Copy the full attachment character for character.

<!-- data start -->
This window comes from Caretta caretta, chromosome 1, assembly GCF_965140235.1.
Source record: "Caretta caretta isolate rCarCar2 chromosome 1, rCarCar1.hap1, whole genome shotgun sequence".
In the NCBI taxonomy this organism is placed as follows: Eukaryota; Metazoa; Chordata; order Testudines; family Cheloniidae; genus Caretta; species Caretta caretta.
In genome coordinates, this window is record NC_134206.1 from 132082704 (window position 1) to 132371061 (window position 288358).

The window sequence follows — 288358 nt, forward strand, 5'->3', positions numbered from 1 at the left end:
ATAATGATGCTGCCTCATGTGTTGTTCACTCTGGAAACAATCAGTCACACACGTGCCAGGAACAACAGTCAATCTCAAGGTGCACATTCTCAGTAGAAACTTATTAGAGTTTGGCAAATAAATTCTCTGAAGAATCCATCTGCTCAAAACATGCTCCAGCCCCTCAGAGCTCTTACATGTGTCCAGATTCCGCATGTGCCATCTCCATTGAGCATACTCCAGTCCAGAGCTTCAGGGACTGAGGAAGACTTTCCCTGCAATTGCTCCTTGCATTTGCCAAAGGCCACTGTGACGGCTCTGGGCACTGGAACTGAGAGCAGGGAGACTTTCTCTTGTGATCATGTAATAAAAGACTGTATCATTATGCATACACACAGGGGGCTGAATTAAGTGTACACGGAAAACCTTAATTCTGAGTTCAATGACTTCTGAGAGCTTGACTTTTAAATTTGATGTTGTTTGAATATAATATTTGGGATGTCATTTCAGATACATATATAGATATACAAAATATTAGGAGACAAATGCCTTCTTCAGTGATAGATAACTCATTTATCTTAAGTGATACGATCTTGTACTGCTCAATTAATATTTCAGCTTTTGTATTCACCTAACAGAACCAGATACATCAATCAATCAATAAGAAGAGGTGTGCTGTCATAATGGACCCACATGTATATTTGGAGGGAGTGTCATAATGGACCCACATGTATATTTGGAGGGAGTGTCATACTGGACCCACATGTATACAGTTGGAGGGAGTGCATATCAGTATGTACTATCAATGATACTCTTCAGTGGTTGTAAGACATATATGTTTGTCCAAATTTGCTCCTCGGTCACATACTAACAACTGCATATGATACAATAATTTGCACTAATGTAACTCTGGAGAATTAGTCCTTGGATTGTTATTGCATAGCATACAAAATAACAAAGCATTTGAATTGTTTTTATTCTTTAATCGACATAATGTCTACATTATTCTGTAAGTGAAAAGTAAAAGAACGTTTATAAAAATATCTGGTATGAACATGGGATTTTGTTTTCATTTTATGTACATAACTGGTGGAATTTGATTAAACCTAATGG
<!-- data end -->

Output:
This window comes from Caretta caretta, chromosome 1, assembly GCF_965140235.1.
Source record: "Caretta caretta isolate rCarCar2 chromosome 1, rCarCar1.hap1, whole genome shotgun sequence".
In the NCBI taxonomy this organism is placed as follows: Eukaryota; Metazoa; Chordata; order Testudines; family Cheloniidae; genus Caretta; species Caretta caretta.
In genome coordinates, this window is record NC_134206.1 from 132082704 (window position 1) to 132371061 (window position 288358).

The window sequence follows — 288358 nt, forward strand, 5'->3', positions numbered from 1 at the left end:
ATAATGATGCTGCCTCATGTGTTGTTCACTCTGGAAACAATCAGTCACACACGTGCCAGGAACAACAGTCAATCTCAAGGTGCACATTCTCAGTAGAAACTTATTAGAGTTTGGCAAATAAATTCTCTGAAGAATCCATCTGCTCAAAACATGCTCCAGCCCCTCAGAGCTCTTACATGTGTCCAGATTCCGCATGTGCCATCTCCATTGAGCATACTCCAGTCCAGAGCTTCAGGGACTGAGGAAGACTTTCCCTGCAATTGCTCCTTGCATTTGCCAAAGGCCACTGTGACGGCTCTGGGCACTGGAACTGAGAGCAGGGAGACTTTCTCTTGTGATCATGTAATAAAAGACTGTATCATTATGCATACACACAGGGGGCTGAATTAAGTGTACACGGAAAACCTTAATTCTGAGTTCAATGACTTCTGAGAGCTTGACTTTTAAATTTGATGTTGTTTGAATATAATATTTGGGATGTCATTTCAGATACATATATAGATATACAAAATATTAGGAGACAAATGCCTTCTTCAGTGATAGATAACTCATTTATCTTAAGTGATACGATCTTGTACTGCTCAATTAATATTTCAGCTTTTGTATTCACCTAACAGAACCAGATACATCAATCAATCAATAAGAAGAGGTGTGCTGTCATAATGGACCCACATGTATATTTGGAGGGAGTGTCATAATGGACCCACATGTATATTTGGAGGGAGTGTCATACTGGACCCACATGTATACAGTTGGAGGGAGTGCATATCAGTATGTACTATCAATGATACTCTTCAGTGGTTGTAAGACATATATGTTTGTCCAAATTTGCTCCTCGGTCACATACTAACAACTGCATATGATACAATAATTTGCACTAATGTAACTCTGGAGAATTAGTCCTTGGATTGTTATTGCATAGCATACAAAATAACAAAGCATTTGAATTGTTTTTATTCTTTAATCGACATAATGTCTACATTATTCTGTAAGTGAAAAGTAAAAGAACGTTTATAAAAATATCTGGTATGAACATGGGATTTTGTTTTCATTTTATGTACATAACTGGTGGAATTTGATTAAACCTAATGG